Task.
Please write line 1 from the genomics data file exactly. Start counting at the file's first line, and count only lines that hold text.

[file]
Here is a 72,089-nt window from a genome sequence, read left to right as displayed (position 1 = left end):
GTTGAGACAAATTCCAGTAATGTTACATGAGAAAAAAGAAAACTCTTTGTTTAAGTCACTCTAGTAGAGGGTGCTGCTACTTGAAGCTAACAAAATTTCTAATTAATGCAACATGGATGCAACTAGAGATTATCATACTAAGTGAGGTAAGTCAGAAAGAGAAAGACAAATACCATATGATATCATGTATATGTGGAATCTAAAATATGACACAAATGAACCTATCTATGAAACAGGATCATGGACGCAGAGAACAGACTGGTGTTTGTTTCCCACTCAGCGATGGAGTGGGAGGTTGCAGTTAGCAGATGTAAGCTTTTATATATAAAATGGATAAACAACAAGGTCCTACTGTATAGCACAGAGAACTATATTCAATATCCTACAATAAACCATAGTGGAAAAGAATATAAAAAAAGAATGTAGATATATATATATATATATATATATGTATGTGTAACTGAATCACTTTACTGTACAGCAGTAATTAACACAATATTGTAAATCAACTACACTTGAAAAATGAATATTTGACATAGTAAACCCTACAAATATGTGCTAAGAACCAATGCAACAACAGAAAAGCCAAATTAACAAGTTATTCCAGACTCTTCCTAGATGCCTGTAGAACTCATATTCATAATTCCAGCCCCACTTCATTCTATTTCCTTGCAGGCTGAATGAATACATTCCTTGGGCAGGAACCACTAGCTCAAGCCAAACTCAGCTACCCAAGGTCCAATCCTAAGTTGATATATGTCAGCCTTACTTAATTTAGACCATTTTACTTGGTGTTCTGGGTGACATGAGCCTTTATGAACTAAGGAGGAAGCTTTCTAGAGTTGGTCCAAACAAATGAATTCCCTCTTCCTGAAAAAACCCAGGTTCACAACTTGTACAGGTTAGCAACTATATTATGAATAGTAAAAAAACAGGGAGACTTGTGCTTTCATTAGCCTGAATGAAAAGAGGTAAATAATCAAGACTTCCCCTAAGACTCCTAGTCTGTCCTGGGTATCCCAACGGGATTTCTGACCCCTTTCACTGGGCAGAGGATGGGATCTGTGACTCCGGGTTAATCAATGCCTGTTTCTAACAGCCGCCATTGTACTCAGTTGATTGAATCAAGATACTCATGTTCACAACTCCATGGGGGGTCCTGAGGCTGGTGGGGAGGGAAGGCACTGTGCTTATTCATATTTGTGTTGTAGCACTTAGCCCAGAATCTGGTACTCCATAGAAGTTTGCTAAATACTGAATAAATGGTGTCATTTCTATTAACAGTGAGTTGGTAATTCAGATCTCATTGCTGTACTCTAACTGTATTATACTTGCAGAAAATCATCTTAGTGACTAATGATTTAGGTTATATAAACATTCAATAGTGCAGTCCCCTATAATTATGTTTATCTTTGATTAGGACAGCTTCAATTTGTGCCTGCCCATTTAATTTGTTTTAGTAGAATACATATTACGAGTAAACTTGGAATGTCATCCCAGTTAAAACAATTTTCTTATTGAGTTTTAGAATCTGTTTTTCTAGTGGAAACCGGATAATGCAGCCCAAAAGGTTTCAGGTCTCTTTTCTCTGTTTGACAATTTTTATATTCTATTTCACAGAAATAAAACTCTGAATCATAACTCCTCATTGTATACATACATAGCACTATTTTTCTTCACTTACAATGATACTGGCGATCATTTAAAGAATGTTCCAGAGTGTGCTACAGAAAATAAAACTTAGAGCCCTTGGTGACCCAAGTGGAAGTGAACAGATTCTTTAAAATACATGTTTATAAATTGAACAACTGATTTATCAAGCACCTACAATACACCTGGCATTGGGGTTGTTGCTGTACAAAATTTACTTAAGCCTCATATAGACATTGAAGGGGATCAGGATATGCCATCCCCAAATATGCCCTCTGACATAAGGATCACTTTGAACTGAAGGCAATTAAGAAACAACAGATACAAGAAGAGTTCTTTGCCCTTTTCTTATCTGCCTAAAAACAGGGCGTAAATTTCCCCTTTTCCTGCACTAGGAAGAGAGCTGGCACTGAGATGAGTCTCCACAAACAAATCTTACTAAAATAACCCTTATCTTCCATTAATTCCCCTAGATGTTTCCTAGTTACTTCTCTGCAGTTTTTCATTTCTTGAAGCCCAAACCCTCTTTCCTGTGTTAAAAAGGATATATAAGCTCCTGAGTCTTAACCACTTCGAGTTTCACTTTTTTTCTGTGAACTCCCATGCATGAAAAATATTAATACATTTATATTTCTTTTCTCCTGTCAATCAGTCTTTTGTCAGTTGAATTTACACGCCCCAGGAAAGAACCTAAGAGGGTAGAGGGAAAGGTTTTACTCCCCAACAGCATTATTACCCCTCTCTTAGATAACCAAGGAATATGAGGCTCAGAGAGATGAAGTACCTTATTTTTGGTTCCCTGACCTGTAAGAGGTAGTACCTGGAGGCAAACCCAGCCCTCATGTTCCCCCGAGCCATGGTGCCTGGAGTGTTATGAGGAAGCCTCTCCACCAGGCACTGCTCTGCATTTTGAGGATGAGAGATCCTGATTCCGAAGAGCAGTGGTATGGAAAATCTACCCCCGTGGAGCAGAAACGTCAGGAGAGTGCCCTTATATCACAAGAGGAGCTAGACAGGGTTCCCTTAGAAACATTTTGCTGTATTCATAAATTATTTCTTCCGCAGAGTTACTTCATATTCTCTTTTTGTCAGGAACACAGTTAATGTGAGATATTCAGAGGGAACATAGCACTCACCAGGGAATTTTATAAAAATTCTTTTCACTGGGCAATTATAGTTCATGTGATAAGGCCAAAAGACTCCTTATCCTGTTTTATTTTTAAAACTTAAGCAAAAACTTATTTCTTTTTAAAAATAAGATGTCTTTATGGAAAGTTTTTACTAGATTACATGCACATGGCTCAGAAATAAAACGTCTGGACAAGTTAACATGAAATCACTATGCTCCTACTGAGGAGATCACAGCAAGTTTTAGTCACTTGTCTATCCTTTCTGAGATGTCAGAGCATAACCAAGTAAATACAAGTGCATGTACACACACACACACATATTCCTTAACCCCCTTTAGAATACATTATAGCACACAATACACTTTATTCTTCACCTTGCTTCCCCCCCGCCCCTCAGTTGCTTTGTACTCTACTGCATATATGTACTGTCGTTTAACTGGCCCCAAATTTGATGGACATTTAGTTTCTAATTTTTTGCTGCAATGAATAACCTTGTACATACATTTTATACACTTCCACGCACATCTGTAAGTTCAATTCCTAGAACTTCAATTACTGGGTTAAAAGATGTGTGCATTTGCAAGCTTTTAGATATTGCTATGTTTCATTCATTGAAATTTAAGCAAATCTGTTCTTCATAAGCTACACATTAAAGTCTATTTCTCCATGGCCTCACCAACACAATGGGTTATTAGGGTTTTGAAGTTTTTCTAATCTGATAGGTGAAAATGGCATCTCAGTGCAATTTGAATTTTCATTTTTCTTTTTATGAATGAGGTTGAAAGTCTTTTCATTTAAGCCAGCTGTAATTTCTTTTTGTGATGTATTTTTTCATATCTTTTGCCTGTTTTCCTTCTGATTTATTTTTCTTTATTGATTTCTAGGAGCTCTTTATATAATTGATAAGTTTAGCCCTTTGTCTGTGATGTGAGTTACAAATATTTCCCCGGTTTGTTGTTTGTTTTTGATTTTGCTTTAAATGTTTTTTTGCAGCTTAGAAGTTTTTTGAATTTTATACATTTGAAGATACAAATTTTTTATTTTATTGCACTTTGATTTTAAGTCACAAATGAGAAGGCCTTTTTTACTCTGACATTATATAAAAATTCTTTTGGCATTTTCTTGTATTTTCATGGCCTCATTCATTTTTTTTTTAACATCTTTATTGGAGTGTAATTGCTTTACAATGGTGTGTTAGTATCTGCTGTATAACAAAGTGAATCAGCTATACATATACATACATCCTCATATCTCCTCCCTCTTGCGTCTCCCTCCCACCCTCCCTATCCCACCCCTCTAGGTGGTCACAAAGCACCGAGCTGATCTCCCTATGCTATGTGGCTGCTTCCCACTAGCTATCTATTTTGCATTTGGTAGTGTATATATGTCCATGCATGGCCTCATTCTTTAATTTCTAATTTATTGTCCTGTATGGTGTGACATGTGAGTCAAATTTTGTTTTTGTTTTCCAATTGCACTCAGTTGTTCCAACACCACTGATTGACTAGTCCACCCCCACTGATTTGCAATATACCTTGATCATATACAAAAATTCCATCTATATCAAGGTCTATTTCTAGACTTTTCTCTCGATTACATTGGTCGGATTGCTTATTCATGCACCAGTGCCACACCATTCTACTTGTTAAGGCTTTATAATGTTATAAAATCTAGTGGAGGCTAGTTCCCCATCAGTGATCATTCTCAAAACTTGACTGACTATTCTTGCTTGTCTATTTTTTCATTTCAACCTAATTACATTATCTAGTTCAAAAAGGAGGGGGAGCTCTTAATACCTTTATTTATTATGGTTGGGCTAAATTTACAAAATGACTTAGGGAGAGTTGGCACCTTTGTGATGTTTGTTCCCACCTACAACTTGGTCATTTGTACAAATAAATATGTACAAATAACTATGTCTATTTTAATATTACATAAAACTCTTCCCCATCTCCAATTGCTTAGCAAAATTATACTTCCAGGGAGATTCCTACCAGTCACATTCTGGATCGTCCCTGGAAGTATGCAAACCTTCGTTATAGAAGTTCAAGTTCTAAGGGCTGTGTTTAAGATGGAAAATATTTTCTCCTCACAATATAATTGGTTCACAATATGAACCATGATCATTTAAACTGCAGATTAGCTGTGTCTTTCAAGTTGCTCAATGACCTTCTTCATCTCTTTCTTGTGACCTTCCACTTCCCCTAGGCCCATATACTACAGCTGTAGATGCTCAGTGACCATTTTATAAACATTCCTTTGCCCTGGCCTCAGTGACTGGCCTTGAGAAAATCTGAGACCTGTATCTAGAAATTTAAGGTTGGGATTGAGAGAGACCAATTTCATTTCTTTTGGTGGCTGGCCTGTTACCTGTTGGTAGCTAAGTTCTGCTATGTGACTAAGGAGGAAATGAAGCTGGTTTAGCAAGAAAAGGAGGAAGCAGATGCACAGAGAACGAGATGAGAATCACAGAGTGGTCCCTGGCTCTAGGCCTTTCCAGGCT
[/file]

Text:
Here is a 72,089-nt window from a genome sequence, read left to right as displayed (position 1 = left end):